Let them melt away as waters which run continually; i.e. "let them waste away, and go to naught, like water, that runs off and accomplishes nothing." When he bendoth his bow to shoot his arrows, let them be as cut in pieces; i.e. "let the arrows be as though snapped in two, or headless."
As a snail which molteth, lot every one of them pass away; or, "let them be as a snail, which melteth and passeth away" (Revised Version). Snails in Palestine, during dry seasons, often shrink, shrivel up, and disappear from their shells. Like the untimely birth of a woman, that they may not see the sun; rather, that hath not seen the sun (Professor Cheyne, Revised Version); i.e. "let them be as an abortion" (comp. Job 3:16).
Before your pots can feel the thorns, he shall take them away as with a whirlwind, both living, and in his wrath. This "difficult and obscure verse" has been variously explained. Professor Cheyne translates, "Before your pots can feel the thorns, and while your flesh (i.e. the flesh in the pots, on which you are about to feast) is still raw, the hot wrath of Jehovah shall sweep it away." The Revised Version gives the following: "Before your pots can feel the thorns, he shall take them [i.e. the thorns] away with a whirlwind, the green [thorns] and the burning alike." Dr. Kay, "Before your caldrons have felt the thorn fire, even as raw flesh, even so, shall hot fury sweep him away." The general meaning seems to be that before the wicked judges can enjoy the fruits of their wickedness, the fierce wrath of God will come upon them like a tempest, and sweep both them and the produce of their villainy away.
Psalms 58:10, Psalms 58:11
In conclusion, the psalmist expresses the satisfaction of the righteous at the punishment of the unjust judges.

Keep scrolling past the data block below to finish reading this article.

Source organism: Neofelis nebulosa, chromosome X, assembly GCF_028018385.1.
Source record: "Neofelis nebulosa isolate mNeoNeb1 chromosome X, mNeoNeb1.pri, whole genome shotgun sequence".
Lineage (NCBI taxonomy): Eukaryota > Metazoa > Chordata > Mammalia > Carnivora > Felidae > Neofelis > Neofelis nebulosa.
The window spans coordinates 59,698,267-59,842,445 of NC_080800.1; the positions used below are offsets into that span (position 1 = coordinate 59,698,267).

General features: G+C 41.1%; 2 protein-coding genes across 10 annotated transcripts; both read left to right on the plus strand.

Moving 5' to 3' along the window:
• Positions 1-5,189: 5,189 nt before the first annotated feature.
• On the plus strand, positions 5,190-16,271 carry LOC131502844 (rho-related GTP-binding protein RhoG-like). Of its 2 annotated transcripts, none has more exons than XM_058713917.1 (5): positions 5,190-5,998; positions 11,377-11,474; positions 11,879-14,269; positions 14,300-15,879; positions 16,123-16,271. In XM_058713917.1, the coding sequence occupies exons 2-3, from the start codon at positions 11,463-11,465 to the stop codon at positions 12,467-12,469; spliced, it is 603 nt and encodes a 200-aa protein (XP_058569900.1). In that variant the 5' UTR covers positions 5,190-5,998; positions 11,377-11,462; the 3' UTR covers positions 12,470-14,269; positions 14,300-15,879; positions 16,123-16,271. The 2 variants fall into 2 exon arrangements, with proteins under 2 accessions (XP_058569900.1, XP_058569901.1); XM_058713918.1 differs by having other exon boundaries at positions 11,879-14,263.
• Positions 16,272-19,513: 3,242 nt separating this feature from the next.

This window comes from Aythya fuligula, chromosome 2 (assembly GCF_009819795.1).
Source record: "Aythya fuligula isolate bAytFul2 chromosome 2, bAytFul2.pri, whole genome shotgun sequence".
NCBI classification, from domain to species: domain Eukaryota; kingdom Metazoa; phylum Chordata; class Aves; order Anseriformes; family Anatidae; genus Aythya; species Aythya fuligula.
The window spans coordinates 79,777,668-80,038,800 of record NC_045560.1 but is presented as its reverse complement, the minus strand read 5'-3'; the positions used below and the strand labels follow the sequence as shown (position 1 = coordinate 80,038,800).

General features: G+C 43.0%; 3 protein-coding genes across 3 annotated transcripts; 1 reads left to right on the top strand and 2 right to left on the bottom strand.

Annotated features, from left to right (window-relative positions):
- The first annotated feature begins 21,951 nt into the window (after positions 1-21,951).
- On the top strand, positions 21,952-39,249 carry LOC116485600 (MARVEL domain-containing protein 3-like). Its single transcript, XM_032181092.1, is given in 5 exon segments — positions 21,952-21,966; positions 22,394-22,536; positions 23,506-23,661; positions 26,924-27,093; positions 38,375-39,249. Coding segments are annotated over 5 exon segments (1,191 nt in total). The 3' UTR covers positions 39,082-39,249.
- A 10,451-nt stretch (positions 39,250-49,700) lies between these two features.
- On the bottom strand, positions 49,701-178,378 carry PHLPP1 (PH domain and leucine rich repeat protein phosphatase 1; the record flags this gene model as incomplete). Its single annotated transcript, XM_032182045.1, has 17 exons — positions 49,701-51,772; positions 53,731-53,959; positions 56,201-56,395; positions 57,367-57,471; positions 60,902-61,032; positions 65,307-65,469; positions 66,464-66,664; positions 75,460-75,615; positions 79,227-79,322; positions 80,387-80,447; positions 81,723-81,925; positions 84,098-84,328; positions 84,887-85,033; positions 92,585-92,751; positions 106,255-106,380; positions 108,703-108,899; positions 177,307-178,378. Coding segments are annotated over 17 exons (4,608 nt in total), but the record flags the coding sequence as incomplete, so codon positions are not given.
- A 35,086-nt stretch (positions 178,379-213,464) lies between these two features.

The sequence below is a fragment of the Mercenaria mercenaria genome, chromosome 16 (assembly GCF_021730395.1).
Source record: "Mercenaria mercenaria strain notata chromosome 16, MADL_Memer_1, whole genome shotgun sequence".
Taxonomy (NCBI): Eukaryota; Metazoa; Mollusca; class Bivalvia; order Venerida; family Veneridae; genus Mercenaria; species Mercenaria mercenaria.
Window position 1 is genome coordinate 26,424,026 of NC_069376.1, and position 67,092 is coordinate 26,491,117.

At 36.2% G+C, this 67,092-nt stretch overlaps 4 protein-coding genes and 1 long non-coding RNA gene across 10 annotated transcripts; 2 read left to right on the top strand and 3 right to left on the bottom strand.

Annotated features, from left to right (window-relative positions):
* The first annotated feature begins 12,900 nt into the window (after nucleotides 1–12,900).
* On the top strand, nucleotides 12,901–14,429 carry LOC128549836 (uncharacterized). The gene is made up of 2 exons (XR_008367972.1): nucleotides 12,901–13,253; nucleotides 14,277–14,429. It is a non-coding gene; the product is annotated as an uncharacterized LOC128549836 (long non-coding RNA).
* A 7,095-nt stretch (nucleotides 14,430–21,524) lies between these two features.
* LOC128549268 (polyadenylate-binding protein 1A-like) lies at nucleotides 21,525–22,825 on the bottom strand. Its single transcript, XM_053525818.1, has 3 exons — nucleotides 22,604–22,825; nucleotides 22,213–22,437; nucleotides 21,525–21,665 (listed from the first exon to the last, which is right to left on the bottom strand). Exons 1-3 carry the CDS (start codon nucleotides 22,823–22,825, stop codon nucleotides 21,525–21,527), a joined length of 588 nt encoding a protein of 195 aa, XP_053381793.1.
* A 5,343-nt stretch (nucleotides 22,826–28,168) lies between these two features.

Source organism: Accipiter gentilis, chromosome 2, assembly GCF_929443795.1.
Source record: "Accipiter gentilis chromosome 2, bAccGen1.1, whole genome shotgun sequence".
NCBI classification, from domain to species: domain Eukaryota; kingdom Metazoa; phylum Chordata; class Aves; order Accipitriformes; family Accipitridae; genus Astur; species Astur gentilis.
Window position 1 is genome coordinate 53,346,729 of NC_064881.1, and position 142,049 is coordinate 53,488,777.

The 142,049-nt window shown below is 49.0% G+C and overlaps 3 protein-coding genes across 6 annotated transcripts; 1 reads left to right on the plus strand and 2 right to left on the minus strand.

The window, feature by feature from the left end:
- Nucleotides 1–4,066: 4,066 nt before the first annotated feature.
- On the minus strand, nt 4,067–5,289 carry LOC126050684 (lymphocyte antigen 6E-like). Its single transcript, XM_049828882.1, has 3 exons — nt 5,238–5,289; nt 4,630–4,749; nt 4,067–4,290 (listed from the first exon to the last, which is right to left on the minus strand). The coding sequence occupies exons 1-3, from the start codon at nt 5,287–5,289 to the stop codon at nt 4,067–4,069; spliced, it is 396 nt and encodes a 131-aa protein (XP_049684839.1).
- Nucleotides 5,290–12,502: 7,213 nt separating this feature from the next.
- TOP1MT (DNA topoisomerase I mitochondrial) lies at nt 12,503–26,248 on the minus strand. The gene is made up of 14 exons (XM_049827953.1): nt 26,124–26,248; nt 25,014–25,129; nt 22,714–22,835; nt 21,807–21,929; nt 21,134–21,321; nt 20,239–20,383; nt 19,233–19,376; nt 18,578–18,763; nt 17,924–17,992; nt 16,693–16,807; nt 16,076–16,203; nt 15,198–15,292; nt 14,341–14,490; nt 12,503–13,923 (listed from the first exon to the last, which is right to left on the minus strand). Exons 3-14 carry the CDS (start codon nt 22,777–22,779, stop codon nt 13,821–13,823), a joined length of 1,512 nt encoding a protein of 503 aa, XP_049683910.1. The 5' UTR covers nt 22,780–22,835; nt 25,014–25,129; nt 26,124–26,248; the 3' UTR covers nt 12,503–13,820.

The righteous shall rejoice when he seeth the vengeance. As the good man is pained when he sees the ungodly prosper, so he cannot but feel a certain satisfaction and pleasure when punishment overtakes him. Dante says—
"O Signor mio, quando saro io lieto
A veder la vendetta, che nascosa
Fa dolce l'ira tua nel suo segreto?"
He shall wash his feet in the blood of the wicked (comp. Psalms 68:24; Isa 63:1-19 :35. It is observable that David, personally, was too indulgent, rather than too severe, towards offenders.
So that a man shall say, Verily there is a reward for the righteous. God's righteous judgment being seen in the punishment of the wicked, men will no longer doubt of the ultimate reward of the godly. God must, by his very nature, be more inclined to reward goodness than to punish wickedness. Verily he is a God that judgeth in the earth; rather, verily there is a God, etc. (see Revised Version). Elohim is joined with a plural here, because the speakers are men generally, not only Israelites.
HOMILIES BY W. FORSYTH
There is a contrast in this psalm between the unjust judges of the earth, and God the righteous Judge of all men (Psalms 58:1, Psalms 58:2, and Psalms 58:11). "Do ye really, O ye gods, speak righteousness? Do ye in uprightness judge the children of men? Nay, in heart ye work iniquities, in the land ye weigh out the violence of your hands" (Delitzsch). This indignant protest is just. Judges have often been false to their trust. They have prostituted their power to selfish ends. They have increased instead of diminished the evils of society, and made confusion worse confounded by their wicked deeds. There are signal examples of this in the Bible, and though the lines have fallen unto us, in these last days, in pleasant places, our fathers, in the days of Bonner and Jeffries and Claverhouse, and in days of persecution, suffered grievously. But how different is it with God the Judge of all the earth! His judgments are all righteous. Even the wicked cannot complain. In their punishment they only receive, as their own consciences testify, "the just reward of their deeds." Our attention is specially concentrated on the wicked.